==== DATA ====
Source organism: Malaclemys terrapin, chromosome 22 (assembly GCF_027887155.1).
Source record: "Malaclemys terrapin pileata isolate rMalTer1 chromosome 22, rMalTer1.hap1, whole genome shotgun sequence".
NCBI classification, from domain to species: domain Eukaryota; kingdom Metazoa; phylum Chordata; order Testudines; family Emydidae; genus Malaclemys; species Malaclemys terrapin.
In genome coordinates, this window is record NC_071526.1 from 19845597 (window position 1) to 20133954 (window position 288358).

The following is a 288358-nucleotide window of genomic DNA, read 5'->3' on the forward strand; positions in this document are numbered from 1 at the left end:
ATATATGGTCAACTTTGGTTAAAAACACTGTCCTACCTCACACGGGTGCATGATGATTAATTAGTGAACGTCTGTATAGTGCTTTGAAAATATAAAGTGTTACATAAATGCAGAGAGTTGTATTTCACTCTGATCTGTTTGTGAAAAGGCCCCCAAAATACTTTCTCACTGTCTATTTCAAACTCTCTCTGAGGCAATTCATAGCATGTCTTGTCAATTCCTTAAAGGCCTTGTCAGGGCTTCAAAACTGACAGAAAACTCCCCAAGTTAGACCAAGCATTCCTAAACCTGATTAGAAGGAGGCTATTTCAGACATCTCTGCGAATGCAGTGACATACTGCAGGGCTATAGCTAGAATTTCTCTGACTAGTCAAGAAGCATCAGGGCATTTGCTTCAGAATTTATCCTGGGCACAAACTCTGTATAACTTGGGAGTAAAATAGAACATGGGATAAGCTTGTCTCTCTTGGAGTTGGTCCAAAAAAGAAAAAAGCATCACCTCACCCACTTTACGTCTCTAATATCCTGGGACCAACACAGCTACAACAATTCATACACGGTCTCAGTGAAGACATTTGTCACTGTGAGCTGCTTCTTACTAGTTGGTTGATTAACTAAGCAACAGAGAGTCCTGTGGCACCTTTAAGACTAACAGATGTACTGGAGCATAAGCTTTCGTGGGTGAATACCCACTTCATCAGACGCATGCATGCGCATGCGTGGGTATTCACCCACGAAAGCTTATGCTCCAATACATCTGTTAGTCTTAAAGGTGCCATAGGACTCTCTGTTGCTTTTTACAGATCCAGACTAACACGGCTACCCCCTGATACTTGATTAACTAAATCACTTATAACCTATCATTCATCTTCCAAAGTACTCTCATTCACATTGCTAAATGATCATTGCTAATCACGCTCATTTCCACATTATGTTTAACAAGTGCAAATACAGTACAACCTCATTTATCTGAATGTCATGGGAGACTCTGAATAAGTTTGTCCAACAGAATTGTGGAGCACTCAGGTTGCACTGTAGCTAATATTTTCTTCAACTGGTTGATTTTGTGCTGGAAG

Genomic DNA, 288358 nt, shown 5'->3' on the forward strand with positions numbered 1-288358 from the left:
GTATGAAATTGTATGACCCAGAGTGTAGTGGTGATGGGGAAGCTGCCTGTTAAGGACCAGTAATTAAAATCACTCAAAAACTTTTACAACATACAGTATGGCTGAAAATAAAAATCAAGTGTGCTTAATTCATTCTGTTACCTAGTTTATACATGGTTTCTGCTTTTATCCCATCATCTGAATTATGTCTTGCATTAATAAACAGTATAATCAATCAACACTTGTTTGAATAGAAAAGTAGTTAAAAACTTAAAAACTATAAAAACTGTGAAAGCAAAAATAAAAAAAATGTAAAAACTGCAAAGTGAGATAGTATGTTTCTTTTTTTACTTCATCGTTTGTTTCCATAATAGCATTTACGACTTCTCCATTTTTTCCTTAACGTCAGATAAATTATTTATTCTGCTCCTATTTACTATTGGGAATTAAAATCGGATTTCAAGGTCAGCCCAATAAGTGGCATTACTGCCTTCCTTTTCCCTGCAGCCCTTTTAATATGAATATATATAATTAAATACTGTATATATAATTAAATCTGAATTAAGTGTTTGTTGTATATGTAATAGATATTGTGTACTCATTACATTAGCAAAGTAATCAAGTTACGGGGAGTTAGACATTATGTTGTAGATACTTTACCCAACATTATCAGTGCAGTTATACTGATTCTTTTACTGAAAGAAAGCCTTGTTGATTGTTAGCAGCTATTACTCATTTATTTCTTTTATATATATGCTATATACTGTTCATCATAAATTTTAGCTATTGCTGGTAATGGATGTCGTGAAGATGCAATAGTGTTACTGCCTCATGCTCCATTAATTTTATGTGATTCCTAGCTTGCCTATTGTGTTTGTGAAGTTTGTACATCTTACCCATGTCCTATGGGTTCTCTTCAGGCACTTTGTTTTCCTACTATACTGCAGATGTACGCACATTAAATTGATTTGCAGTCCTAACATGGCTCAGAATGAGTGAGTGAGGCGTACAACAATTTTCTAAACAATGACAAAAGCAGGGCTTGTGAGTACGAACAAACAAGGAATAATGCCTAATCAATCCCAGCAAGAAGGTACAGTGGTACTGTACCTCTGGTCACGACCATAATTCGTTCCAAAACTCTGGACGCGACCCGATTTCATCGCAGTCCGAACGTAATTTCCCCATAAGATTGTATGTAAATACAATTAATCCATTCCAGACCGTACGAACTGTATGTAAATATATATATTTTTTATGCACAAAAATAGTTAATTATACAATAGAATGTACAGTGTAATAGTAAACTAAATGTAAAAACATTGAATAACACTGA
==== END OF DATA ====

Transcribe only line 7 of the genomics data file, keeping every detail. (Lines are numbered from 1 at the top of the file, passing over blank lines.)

Genomic DNA, 288358 nt, shown 5'->3' on the forward strand with positions numbered 1-288358 from the left: